Dialogue is exceptionally clear throughout, but bass is slightly uneven, providing slightly more oomph to a number of low-key scenes than necessary, but not nearly enough to the huge explosion near the end of the film. Eric Serra’s score is one of my all-time favourites, up there with classics from the likes of John Williams and Ennio Morricone, and it is one of the strongest elements of the track. In fact the score accounts for the majority of the surround utilisation and is responsible for much of the film’s atmosphere. All things considered this is a perfectly fine soundtrack that easily matches the quality of the previous DVD releases, but put it up against even the most pedestrian of today’s 5.1 mixes and it will be found wanting. Admittedly that’s not exactly a fair comparison, but if you’re going to go to the trouble of remixing a soundtrack why not go all-out?

 Léon

Extras


The disc’s first and probably most exciting feature—at least for serious fans of the film—is the presence of the theatrical cut of the film presented in full 1080p with Master Audio sound. Now as stated above, I’m of the firm opinion that the extended version of the film is much better than the theatrical cut, but from a historical point of view having the theatrical cut on the disc is excellent news. If nothing else it allows people to view both versions of the film and make up their own minds about the impact of excising over twenty minutes of footage, but it also allows those who first saw the film in its theatrical incarnation to relive those memories.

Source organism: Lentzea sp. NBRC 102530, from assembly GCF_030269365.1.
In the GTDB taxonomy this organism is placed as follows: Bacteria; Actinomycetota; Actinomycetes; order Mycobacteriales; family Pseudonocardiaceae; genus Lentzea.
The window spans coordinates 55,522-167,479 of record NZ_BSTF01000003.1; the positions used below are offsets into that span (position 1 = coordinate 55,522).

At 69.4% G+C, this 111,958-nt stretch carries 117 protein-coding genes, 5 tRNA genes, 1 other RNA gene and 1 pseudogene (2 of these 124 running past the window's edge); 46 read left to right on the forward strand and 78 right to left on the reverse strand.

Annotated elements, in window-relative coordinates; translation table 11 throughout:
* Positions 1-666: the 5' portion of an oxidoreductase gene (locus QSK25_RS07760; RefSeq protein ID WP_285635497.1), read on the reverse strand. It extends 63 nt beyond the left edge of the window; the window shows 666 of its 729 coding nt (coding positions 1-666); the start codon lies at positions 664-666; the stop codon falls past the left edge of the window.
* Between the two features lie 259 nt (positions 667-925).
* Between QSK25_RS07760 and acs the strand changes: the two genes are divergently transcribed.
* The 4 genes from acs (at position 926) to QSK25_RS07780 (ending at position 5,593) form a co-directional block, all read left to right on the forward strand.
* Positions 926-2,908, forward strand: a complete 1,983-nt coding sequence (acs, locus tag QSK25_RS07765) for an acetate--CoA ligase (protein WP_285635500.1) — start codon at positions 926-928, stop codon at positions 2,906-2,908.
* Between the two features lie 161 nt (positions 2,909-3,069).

10 Year Retrospective (25:09 SD): This featurette takes a look at what the cast of  Léon (or The Professional as they insist on calling it) are up to ten years after the film’s release. It includes interviews with most of the principal cast, the producer, the director of photography, costume designer, editor and bit players like Luc Besson’s ex-fiancé. Topics of conversation include the origin of the script, casting for the role of Matilda, the moral questions surrounding the relationship between Léon and Matilda (which admittedly are only particularly relevant in the longer version), the performances, tales of the director’s on-set persona, and shooting the effects scenes. Both Besson and Oldman are notable by their absence, but other than that this is a pretty interesting featurette.

 Léon